GUWAHATI - Blaming political parties for inciting ethnic violence and communalism, young Indian Muslims from across Assam have come together to brainstorm a solution to ethnic violence in the north-eastern state.
"For finding a peaceful solution of the present scenario of hatred and violence prevailing in Assam, we have formed a platform named MY-FACTS (Muslim Youths: Forum Against Communalism, Terrorism and Sedition)," advisor Ashiq Zaman said in a release cited by Zee News.
Nearly 60 Muslim youths discussed ways of ending ethnic violence that plagued the state in the past weeks.
"The participants discussed that due to lack of dialogue and social assimilation between Muslims and other communities, an atmosphere of misconception, mutual suspicion and hatred is brewing slowly and taking dangerous shape, MY-FACTS said in a statement cited by the Times of India.
This is detrimental to the secular fabric of the larger society.
Sectarian violence rocked the city last month after four youths were killed by unidentified men in the isolated Kokrajhar district.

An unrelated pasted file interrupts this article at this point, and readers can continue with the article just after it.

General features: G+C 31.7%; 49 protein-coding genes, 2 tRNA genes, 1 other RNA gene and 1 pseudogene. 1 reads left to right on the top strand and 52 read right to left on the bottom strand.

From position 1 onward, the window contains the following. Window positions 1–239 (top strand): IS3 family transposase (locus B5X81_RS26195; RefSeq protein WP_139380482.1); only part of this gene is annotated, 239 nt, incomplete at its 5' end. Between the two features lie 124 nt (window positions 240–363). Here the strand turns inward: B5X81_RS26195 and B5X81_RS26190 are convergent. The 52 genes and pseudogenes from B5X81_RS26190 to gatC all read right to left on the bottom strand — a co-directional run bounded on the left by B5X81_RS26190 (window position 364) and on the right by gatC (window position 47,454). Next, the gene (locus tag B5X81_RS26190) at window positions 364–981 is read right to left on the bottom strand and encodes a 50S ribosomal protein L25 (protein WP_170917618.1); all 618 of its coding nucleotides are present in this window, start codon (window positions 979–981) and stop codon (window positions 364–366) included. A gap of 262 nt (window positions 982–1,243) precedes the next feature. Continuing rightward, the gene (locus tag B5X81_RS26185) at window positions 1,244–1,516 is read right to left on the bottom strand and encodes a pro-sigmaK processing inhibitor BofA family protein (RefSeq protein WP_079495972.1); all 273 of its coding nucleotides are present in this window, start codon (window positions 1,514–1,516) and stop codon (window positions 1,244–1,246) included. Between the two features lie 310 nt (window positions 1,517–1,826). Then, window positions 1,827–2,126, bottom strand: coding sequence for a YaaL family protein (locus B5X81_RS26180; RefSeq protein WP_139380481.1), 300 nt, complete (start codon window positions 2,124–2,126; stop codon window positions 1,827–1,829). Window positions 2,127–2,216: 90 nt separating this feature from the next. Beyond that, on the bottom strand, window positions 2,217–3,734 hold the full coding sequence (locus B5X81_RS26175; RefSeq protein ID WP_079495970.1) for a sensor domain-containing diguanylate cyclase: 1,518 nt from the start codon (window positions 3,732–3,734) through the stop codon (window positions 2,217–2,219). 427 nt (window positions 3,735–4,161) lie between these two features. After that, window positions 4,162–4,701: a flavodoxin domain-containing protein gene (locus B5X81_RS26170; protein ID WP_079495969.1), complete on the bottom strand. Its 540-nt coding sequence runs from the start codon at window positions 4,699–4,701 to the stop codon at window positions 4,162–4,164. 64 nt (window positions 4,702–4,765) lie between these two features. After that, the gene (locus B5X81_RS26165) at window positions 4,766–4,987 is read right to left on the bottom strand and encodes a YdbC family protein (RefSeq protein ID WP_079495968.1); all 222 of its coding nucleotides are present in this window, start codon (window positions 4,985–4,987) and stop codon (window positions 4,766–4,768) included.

In retaliation, armed men from Bodo tribes attacked Muslims for suspicion of being behind the killings.
The violence spread to the neighboring Chirang and Dhubri districts, leaving at least 22 people dead.
Thousands of people were also left homeless as their villages were set on fire in the violence.
The Muslim youth have suggested the establishment of an educational and cultural study center to promote dialogue in the state.
To achieve a harmonious and peaceful society, the Muslim youths present at the meeting formed an ad-hoc committee to start a dialogue with all communities and stakeholders, MY-FACTS said in the statement.
The forum will further focus on carrying forward a secular movement for peace and development among educated Muslim youths in every district of Assam.
The statement said a draft road map would be formed to give shape to an educational and cultural study center too.
"The forum will promote social assimilation of Muslims with the larger society in the state.
Surrounded by China, Myanmar, Bangladesh and Bhutan, Assam is home to more than 200 ethnic and tribal groups and has been racked by separatist revolts since India's independence from Britain in 1947.
In recent years, Hindu and Christian tribes have vented strong sentiments against Muslims, calling them Bangladeshi immigrants.
Muslims account for 160 million of India's 1.1 billion people, the world's third-largest Muslim population after those of Indonesia and Pakistan.According to the 2011 census, 31.3 percent of Assam's total population is Muslim and there are over 300 mosques in Assam's main city Guwahati.